Author + information
- Received December 3, 2007
- Revision received June 11, 2008
- Accepted June 12, 2008
- Published online August 1, 2008.
- John A. Ormiston, MBChB, FRACP, FRACR, FRCP⁎ (, )
- Mark W.I. Webster, MBChB, FRACP,
- Bruce Webber, MHSc,
- James T. Stewart, MD, FRACP, FACC, FSCAI,
- Peter N. Ruygrok, MD, FRACP and
- Robert I. Hatrick, MBBS, MRCP
- ↵⁎Reprint requests and correspondence:
Dr. John A. Ormiston, Mercy Angiography, P.O. Box 9911, Newmarket, Auckland, New Zealand.
Objectives This study provides insights into “crush” coronary bifurcation stenting through imaging of bench deployments.
Background Although the strategy of provisional side-branch stenting is widely accepted for suitable bifurcation lesions, there is no consensus on the best option for elective stenting with 2 stents. The crush technique has the potential to scaffold and apply the drug to the side-branch ostium where restenosis is most common.
Methods Sequential steps of crush stent deployment and post-dilation were undertaken in silicone phantoms and recorded on cine angiography and microcomputed tomography. We assessed the effect of deployment strategies, post-dilation strategies, and cell size on side-branch ostial area.
Results Side-branch ostial coverage by metal struts was 53% (95% confidence interval [CI]: 46 to 59) after 1-step kissing post-dilation and was reduced by 2-step kissing post-dilation to 33% (95% CI: 28 to 37; p < 0.0001). Although the residual stenosis after the classical crush strategy was 47% (95% CI: 39 to 53), it was 36% (95% CI: 31 to 40; p = 0.002) after mini-crush deployment. Stents with larger cell size (>3.5 mm diameter) had a residual stenosis of 37% (95% CI: 32 to 42) after crush deployment that was less than the residual stenosis for stents with smaller cell size (52%; 95% CI: 44 to 60; p < 0.0001).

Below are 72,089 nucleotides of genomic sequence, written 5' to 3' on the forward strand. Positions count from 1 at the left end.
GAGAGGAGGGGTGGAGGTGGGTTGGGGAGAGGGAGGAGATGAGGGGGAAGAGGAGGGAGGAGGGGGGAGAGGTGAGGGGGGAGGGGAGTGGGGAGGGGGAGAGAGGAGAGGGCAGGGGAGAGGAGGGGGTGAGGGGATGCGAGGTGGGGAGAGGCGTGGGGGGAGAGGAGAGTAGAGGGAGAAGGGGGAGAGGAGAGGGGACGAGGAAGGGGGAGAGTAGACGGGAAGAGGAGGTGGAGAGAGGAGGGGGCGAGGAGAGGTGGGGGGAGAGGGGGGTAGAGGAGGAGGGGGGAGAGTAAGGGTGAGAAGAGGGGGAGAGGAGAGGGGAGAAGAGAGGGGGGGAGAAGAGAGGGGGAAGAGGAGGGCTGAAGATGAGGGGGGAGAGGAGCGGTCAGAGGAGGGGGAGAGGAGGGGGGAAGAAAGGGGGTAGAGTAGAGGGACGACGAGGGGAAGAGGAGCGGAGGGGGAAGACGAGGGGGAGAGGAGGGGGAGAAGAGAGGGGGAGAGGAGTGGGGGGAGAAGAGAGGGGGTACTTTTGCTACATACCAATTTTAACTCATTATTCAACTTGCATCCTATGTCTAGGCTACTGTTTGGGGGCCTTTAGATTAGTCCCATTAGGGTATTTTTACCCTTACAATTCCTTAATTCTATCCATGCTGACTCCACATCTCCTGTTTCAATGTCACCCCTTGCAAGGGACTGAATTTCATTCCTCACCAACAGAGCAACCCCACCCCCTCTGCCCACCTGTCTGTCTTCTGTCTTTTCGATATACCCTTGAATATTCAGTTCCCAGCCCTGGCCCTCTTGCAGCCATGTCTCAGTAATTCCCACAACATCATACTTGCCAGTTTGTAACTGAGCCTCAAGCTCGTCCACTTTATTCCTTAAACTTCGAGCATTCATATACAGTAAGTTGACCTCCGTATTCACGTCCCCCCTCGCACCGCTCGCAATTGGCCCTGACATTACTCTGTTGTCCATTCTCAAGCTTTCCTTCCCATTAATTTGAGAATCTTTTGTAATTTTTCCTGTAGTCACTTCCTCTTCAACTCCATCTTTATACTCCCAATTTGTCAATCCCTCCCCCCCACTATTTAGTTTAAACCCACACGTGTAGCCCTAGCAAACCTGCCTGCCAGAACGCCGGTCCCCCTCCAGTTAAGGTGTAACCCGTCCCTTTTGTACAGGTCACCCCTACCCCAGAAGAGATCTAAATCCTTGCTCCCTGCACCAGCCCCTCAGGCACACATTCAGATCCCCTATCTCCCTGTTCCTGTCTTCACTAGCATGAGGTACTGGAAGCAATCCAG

Conclusions Side-branch ostial stenosis after crush stenting was minimized by mini-crush deployment, 2-step kissing post-dilation, and the use of stents with larger cell size. It is unknown if optimizing stent deployment at bifurcation lesions will reduce clinical stent thrombosis and restenosis.
Percutaneous treatment of coronary bifurcations is a challenge for interventional cardiology. Drug-eluting stents (DES) reduce restenosis in coronary bifurcation lesions compared with historical bare metal stent controls (1). The treatment strategy of provisional side-branch (SB) stenting where the main branch (MB) is stented, and the SB is stented only if necessary, is widely employed because outcomes are better with 1 DES than 2 (1,2). However, if the SB is large and has disease extending beyond the vessel ostium, 2 stents are usually needed (3,4), but there is no consensus on the best technique. The “crush” procedure was introduced to optimize scaffolding and drug application to the SB ostium, a common site for restenosis (1,5,6).
This report describes the use of bench imaging to provide insights into the strengths and limitations of the crush technique (7–9) by comparing various deployment and post-dilation strategies.
Methods and Materials